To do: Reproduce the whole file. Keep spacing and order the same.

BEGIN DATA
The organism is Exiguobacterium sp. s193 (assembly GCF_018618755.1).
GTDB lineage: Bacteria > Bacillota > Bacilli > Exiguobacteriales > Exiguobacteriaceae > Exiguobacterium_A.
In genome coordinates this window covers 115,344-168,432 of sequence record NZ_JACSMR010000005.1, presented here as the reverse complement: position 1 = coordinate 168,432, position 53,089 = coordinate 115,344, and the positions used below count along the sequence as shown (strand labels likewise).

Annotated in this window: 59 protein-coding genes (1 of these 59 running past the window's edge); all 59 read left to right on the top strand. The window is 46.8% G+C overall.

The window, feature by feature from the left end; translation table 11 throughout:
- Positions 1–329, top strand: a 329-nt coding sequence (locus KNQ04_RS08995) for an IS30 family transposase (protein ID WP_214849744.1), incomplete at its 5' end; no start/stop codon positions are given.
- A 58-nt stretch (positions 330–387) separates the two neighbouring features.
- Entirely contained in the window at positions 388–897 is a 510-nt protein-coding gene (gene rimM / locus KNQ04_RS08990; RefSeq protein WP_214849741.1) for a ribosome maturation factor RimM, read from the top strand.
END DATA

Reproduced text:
The organism is Exiguobacterium sp. s193 (assembly GCF_018618755.1).
GTDB lineage: Bacteria > Bacillota > Bacilli > Exiguobacteriales > Exiguobacteriaceae > Exiguobacterium_A.
In genome coordinates this window covers 115,344-168,432 of sequence record NZ_JACSMR010000005.1, presented here as the reverse complement: position 1 = coordinate 168,432, position 53,089 = coordinate 115,344, and the positions used below count along the sequence as shown (strand labels likewise).

Annotated in this window: 59 protein-coding genes (1 of these 59 running past the window's edge); all 59 read left to right on the top strand. The window is 46.8% G+C overall.

The window, feature by feature from the left end; translation table 11 throughout:
- Positions 1–329, top strand: a 329-nt coding sequence (locus KNQ04_RS08995) for an IS30 family transposase (protein ID WP_214849744.1), incomplete at its 5' end; no start/stop codon positions are given.
- A 58-nt stretch (positions 330–387) separates the two neighbouring features.
- Entirely contained in the window at positions 388–897 is a 510-nt protein-coding gene (gene rimM / locus KNQ04_RS08990; RefSeq protein WP_214849741.1) for a ribosome maturation factor RimM, read from the top strand.